Growth in China's key industrial production accelerated to a five-month high in July, the government said Friday, providing optimistic pointers for the world's second-largest economy after months of negative indicators.
Industrial production, which measures output at factories, workshops and mines, rose 9.7 percent year-on-year, well above analyst expectations of 9.0 percent in a survey by Dow Jones Newswires.
Authorities also announced steady expansion in retail sales and fixed asset investment, and a benign inflation figure of 2.7 percent, unchanged on last month.
Analysts said the figures pointed to a more stable outlook for China's economy -- seen as a key driver of global growth.
Lu Ting, a Hong Kong-based economist for Bank of America Merrill Lynch, told AFP the "overall figures are actually very good, especially the industrial output figure".
Gross domestic product (GDP) in China expanded 7.8 percent in 2012, its slowest annual pace in 13 years.
Growth slipped to 7.7 percent in the January-March period this year and slowed further to 7.5 percent in the second quarter, raising alarm bells over possible deeper weakness.
But after Friday's figures Lu said: "The momentum, if maintained, would in fact make everyone's estimation about the second half rather pessimistic, so we will likely see a round of GDP forecast upgrades soon."
Beijing has set a goal of a 7.5 percent increase in GDP this year and ANZ economists Liu Li-Gang and Zhou Hao said in a report the better-than-expected July data made it "more likely to be attainable".
Concerns over a hard landing had "largely diminished", they added. "This should facilitate and accelerate the structural reform agenda in China."
The government has largely faced down mounting pessimism over the economy and refused to undertake major stimulus efforts as it vows to restructure China's economy to make it less dependent on exports and investment, and driven more by the power of the country's consumers.
The output figures came on the heels of robust trade figures Thursday and an official manufacturing survey last week that showed expansion when many analysts had expected a contraction.
Exports and imports, which had contracted in June, rebounded in July, growing 5.1 percent and 10.9 percent year-on-year respectively, according to Customs.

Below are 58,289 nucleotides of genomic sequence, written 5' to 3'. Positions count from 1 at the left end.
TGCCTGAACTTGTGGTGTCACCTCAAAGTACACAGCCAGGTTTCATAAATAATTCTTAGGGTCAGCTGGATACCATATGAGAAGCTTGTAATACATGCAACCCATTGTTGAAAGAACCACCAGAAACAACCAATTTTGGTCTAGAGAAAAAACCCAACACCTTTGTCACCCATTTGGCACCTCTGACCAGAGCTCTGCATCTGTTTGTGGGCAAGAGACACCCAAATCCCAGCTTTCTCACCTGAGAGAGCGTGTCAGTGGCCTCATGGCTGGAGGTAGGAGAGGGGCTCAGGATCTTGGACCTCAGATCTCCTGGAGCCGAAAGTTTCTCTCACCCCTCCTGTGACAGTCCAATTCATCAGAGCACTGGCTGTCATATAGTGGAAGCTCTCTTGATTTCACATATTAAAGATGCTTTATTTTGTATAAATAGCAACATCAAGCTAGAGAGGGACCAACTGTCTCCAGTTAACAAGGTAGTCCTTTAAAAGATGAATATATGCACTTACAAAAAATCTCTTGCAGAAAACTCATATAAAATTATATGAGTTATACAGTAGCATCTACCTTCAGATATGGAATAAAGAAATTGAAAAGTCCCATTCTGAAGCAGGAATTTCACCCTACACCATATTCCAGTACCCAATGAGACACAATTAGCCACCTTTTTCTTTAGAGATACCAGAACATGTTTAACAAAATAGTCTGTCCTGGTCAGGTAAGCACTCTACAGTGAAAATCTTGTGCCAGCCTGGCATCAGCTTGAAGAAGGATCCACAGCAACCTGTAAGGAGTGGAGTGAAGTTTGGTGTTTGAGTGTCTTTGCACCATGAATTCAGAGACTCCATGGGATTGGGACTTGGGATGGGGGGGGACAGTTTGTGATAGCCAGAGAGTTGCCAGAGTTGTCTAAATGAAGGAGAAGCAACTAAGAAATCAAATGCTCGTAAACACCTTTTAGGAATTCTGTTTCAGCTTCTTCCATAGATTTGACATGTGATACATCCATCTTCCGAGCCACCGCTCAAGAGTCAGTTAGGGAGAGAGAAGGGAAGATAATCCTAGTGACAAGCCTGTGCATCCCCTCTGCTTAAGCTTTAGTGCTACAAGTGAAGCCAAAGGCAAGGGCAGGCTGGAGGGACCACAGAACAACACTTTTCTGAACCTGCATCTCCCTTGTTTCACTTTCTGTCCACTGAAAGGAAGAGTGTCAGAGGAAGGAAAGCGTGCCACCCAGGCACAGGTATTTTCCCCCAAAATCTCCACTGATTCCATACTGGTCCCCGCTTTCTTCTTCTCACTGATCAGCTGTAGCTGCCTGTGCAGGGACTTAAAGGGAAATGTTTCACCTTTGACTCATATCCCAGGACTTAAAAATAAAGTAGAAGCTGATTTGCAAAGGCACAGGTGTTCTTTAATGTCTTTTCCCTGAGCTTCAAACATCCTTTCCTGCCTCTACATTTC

Two-way trade rose 7.8 percent year-on-year, slightly lower than the government's eight percent target for this year but "showing a stabilising and recovering trend", Customs said.
July's output growth figure was higher than June's 8.9 percent and marked the best performance since the 9.9 percent recorded for January and February, which were released together due to distortions related to Chinese New Year.
Separately, retail sales, a key indicator for consumer spending, rose 13.2 percent in July compared with the same month last year, the government said, only a marginal slowing from 13.3 percent in June.
Growth in fixed asset investment, a key measure of government spending on infrastructure, increased 20.1 percent during the first seven months of this year compared with the same period in 2012, unchanged on last month's rate.
Earlier Friday, the government said that inflation held steady at 2.7 percent year-on-year in July, a result seen as potentially giving the authorities some leeway to take measures to boost the economy if needed.
The consumer price index (CPI) rise was marginally below market expectations of 2.8 percent, according to the Dow Jones survey. The CPI reading -- a main gauge of inflation -- has broadly eased since hitting 3.2 percent in February during the Chinese New Year holiday, although it rebounded in June to a four-month high.